Elks Celebrate Flag Day History


DCK_5861-2569458588-OOn Sunday, June 9th the Milford Elks Lodges held their annual Flag Day ceremony. Special guests in attendance this year included Senator Gary Simpson, Representative Harvey Kenton, Representative Dave Wilson, Boy Scout Troop 116, Boy Scout troop 186 and Boy Scout Troop 911, Sergeant Shane Young from the Milford Police Department as well as Veterans from the Delaware Veterans Home and the Milford Community.

With approximately 120 people in attendance, the program kicked off as Exalted Ruler of The Milford Elks Lodge, Earl Briel, introduced Elk officers, who gave their standard statements which highlight the importance of the Flag to the organization as a “emblematic of Charity, Justice for all, Brotherly Love and Fidelity.”

Ken Dabog, a Past Exalted Ruler of the Milford Elks, provided an extensive history of the flag and described nine flags that have been flown by the United States since its earliest beginnings. In 1775, the Pine Tree Flag was adopted for all colonial vessels, and was the banner carried by the Continental forces in the Battle of Bunker Hill. The Southern colonies from 1776 to 1777 used the banner commonly known as the Snake Flag.

“Heraldry is as old as the human race. The carrying of banners has been a custom among all peoples in all ages,” stated Mr. Dabog during the ceremony. “These banners usually contain some concept of the life or government of those who fashion them. The evolution of the American Flag marks the progression of the government of the American People.”

In the latter part of 1775 the Continental Congress appointed a committee to consider the question of a single Flag for the thirteen colonies. That committee recommended a design of thirteen alternate stripes of red and white, with an azure field in the upper corner bearing the red cross of St. George and the white cross of St. Andrew. John Paul Jones, the senior lieutenant of the flagship “Alfred,” hoisted this Flag to the masthead on December 3, 1775, and one month later it was raised over the headquarters of General Washington at Cambridge, Massachusetts, “In compliment,” as he wrote, “to the United Colonies.”

Senator Gary Simpson, Jan Seitz, Earl Briel, Represenative Harvey Kenton, and Represenative Dave Wilson.
Senator Gary Simpson, Jan Seitz, Earl Briel, Represenative Harvey Kenton, and Represenative Dave Wilson.

An early American flag known as “The Continental Colors” and “The Grand Union,” was never carried in the field by the Continental land forces, but was used by the Navy as its exclusive ensign, and was the first American Flag to receive a salute of honor, a salute of eleven guns from the Fort of Orange in the Dutch West Indies. In response to a general demand for a banner more representative of the country, Congress on June 14, 1777, provided “That the Flag of the United States be thirteen stripes of alternating red and white; and that the union be thirteen stars, white on a blue field, representing a new constellation.”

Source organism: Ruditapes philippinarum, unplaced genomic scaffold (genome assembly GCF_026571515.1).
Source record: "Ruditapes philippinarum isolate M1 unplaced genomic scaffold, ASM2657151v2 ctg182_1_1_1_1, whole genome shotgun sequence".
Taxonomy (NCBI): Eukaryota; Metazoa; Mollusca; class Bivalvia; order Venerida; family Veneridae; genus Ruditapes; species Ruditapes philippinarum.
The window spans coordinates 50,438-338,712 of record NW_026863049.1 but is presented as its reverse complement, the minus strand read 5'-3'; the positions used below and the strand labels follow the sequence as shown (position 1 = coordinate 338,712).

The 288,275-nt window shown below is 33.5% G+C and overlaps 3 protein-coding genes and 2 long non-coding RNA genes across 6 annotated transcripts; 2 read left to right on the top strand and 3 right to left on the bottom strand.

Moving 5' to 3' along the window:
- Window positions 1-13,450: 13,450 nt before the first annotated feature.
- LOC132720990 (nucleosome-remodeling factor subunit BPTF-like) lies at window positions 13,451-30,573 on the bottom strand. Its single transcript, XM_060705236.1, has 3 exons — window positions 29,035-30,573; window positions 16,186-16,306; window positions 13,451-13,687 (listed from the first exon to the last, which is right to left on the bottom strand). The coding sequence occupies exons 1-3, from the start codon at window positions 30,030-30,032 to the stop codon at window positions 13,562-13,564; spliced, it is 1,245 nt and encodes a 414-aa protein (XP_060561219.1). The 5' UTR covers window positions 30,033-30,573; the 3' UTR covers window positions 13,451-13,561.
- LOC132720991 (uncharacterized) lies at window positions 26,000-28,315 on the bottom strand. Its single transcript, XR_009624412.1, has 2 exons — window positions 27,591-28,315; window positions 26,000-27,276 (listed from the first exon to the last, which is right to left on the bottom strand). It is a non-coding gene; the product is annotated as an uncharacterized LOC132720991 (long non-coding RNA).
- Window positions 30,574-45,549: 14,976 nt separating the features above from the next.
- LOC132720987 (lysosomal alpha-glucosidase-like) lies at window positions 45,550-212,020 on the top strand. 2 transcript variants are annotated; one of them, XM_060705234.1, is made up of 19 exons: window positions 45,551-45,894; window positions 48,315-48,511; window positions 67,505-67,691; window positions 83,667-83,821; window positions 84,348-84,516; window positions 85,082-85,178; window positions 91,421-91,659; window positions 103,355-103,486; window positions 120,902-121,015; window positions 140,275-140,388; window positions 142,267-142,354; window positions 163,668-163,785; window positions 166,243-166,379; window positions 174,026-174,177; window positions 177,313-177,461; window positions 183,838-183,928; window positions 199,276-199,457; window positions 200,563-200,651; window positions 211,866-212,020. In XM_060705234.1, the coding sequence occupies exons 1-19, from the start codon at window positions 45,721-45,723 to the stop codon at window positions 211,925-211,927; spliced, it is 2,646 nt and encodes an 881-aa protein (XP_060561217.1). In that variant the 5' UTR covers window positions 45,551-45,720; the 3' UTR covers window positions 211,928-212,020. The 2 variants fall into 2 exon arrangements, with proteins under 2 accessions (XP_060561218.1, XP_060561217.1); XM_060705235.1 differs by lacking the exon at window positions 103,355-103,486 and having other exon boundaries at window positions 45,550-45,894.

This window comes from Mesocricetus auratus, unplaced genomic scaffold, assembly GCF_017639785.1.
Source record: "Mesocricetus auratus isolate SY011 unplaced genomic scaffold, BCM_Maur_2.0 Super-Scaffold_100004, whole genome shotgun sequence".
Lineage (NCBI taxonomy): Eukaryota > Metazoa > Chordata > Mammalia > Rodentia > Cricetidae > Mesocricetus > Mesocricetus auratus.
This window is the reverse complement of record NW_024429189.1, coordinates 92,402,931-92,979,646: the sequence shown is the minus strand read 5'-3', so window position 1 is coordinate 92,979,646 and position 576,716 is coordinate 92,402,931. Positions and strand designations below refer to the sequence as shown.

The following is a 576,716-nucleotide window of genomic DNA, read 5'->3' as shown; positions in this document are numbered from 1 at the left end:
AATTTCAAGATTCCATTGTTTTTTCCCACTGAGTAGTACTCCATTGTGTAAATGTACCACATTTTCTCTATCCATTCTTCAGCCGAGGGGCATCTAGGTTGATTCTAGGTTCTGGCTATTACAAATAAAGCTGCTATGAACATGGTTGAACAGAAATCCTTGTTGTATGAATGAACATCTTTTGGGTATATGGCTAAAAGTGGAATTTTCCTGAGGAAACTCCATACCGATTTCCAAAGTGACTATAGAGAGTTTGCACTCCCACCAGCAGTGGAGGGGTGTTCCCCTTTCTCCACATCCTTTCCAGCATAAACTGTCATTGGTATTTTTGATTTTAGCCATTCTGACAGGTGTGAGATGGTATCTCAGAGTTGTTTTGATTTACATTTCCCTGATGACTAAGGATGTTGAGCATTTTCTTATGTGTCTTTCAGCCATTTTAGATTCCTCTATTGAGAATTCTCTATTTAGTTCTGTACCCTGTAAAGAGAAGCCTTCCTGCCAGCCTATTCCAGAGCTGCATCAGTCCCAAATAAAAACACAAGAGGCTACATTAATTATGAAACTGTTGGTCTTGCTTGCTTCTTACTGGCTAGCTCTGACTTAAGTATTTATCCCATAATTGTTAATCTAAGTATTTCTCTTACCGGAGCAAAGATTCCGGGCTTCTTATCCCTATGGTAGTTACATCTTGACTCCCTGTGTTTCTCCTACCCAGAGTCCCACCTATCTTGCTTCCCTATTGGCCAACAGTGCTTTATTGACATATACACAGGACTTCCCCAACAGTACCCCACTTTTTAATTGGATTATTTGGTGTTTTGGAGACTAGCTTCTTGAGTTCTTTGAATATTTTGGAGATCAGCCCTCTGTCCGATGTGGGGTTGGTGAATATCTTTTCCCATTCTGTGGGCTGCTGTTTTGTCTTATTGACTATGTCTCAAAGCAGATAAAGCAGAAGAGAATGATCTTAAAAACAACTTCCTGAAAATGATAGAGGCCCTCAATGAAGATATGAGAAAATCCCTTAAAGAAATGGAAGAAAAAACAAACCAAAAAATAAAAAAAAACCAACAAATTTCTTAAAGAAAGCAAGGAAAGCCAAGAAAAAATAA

It is generally believed that in June of 1776, a committee consisting of George Washington, Robert Morris and George Ross commissioned Betsy Ross, a Philadelphia Quakeress, to make a Flag from a rough design they left with her. This starry banner was first flown at Fort Stanwix, called Fort Schuyler at that time, near the city of Rome, New York, on August 3, 1777, and was under fire three days later at the battle of Oriskany, August 6, 1777, during a British and Indian attack.

The original thirteen Stars and Stripes represented the original thirteen colonies. In 1795 two additional Stars and Stripes were added to represent admission to the union of Vermont and Kentucky. Under this banner of fifteen Stars and Stripes, the War of 1812 was fought. It was the sight of it flying over Fort McHenry, on September 14, 1814, that inspired Francis Scott key to write what was to become our national anthem, “The Star-Spangled Banner.”

On April 14, 1818, Congress adopted a resolution that on and after July 4, 1818, the number of stripes should be thirteen and that the blue field should carry one star for each of the twenty states in the union and that a new star should be added for each state thereafter admitted. Since 1818, there has been no change in the Flag design except that twenty-eight new stars were added before July 4, 1912. This Flag of forty-eight stars flew over this nation for forty-seven years until just before the Vietnam War. On July 4, 1959, a star was added for Alaska, the first non-connected state and a year later, Hawaii, added a fiftieth star; the present Flag is adorned with fifty stars and thirteen stripes.

After the history of the flag was given by Ken Dabog, Exalted Ruler Earl Briel described the history of the Elks Flag Day Celebration. The first Elks Flag Day celebration was held in 1908 at the Grand Lodge in Dallas, Texas and has since become a mandatory event for each subordinate lodge.

“Our Flag is once a history, a declaration and a prophecy,” stated Briel. “It represents the American nation as it was at its birth; it speaks for what it is today; and it holds the opportunity for the future to add other stars to the glorious constellation.”